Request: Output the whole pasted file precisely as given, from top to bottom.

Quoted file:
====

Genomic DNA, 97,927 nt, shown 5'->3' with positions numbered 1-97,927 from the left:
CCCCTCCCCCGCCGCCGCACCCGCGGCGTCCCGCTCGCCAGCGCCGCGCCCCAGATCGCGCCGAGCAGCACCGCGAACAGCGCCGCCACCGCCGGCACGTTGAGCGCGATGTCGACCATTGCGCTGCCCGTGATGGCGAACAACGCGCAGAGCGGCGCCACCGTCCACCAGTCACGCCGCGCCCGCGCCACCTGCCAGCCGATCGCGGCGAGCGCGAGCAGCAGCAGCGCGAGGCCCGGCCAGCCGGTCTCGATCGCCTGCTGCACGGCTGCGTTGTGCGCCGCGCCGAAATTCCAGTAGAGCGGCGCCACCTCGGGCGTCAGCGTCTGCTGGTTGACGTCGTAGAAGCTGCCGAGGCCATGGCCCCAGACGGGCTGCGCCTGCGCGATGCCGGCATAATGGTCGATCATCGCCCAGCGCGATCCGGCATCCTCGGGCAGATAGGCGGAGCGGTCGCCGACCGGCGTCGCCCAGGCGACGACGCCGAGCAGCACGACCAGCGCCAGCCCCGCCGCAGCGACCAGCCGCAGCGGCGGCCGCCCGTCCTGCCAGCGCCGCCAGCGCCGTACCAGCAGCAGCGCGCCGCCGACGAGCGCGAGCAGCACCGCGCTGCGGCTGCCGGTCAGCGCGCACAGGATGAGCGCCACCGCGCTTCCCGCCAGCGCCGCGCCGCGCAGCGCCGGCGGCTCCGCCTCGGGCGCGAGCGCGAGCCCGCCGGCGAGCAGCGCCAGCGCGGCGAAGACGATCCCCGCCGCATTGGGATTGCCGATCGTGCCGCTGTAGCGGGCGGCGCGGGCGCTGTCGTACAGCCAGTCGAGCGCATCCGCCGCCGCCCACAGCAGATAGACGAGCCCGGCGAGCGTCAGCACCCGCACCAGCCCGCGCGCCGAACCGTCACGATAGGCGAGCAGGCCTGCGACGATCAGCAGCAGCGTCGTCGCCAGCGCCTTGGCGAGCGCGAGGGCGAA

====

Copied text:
Genomic DNA, 97,927 nt, shown 5'->3' with positions numbered 1-97,927 from the left:
CCCCTCCCCCGCCGCCGCACCCGCGGCGTCCCGCTCGCCAGCGCCGCGCCCCAGATCGCGCCGAGCAGCACCGCGAACAGCGCCGCCACCGCCGGCACGTTGAGCGCGATGTCGACCATTGCGCTGCCCGTGATGGCGAACAACGCGCAGAGCGGCGCCACCGTCCACCAGTCACGCCGCGCCCGCGCCACCTGCCAGCCGATCGCGGCGAGCGCGAGCAGCAGCAGCGCGAGGCCCGGCCAGCCGGTCTCGATCGCCTGCTGCACGGCTGCGTTGTGCGCCGCGCCGAAATTCCAGTAGAGCGGCGCCACCTCGGGCGTCAGCGTCTGCTGGTTGACGTCGTAGAAGCTGCCGAGGCCATGGCCCCAGACGGGCTGCGCCTGCGCGATGCCGGCATAATGGTCGATCATCGCCCAGCGCGATCCGGCATCCTCGGGCAGATAGGCGGAGCGGTCGCCGACCGGCGTCGCCCAGGCGACGACGCCGAGCAGCACGACCAGCGCCAGCCCCGCCGCAGCGACCAGCCGCAGCGGCGGCCGCCCGTCCTGCCAGCGCCGCCAGCGCCGTACCAGCAGCAGCGCGCCGCCGACGAGCGCGAGCAGCACCGCGCTGCGGCTGCCGGTCAGCGCGCACAGGATGAGCGCCACCGCGCTTCCCGCCAGCGCCGCGCCGCGCAGCGCCGGCGGCTCCGCCTCGGGCGCGAGCGCGAGCCCGCCGGCGAGCAGCGCCAGCGCGGCGAAGACGATCCCCGCCGCATTGGGATTGCCGATCGTGCCGCTGTAGCGGGCGGCGCGGGCGCTGTCGTACAGCCAGTCGAGCGCATCCGCCGCCGCCCACAGCAGATAGACGAGCCCGGCGAGCGTCAGCACCCGCACCAGCCCGCGCGCCGAACCGTCACGATAGGCGAGCAGGCCTGCGACGATCAGCAGCAGCGTCGTCGCCAGCGCCTTGGCGAGCGCGAGGGCGAA